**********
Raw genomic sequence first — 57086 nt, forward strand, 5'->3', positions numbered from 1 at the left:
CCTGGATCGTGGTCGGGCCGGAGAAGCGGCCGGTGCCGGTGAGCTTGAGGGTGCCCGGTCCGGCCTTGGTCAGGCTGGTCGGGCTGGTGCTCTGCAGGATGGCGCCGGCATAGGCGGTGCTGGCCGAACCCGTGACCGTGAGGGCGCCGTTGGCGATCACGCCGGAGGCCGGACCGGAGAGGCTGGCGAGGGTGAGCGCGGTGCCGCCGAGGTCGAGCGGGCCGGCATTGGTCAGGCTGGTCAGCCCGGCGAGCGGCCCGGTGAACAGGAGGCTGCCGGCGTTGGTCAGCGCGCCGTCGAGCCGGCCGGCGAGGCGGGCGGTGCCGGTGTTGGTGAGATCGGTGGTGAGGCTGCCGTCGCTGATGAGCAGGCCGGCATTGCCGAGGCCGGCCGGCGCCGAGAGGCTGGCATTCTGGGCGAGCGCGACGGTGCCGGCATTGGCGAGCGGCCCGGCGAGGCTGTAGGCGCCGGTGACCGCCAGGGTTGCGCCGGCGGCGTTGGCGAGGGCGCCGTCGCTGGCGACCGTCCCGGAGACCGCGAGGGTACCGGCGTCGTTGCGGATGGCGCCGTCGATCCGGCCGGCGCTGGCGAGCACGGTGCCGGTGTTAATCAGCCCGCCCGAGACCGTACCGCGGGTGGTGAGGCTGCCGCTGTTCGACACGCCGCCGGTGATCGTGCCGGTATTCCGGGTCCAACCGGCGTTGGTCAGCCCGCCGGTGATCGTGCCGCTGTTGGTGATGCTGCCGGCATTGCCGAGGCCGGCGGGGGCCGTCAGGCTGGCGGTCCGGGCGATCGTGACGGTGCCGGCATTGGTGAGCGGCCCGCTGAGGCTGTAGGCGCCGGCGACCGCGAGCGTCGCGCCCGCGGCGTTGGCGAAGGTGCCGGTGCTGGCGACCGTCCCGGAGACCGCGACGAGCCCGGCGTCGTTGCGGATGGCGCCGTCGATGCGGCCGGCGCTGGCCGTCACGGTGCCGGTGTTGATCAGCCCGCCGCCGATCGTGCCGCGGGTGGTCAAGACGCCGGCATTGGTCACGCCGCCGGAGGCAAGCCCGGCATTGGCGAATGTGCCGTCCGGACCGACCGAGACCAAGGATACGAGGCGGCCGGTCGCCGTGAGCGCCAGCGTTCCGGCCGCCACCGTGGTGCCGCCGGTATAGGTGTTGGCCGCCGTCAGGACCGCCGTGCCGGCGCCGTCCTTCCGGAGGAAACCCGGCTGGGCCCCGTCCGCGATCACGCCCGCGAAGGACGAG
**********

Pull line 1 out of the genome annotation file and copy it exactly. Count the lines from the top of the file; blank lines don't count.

Raw genomic sequence first — 57086 nt, forward strand, 5'->3', positions numbered from 1 at the left: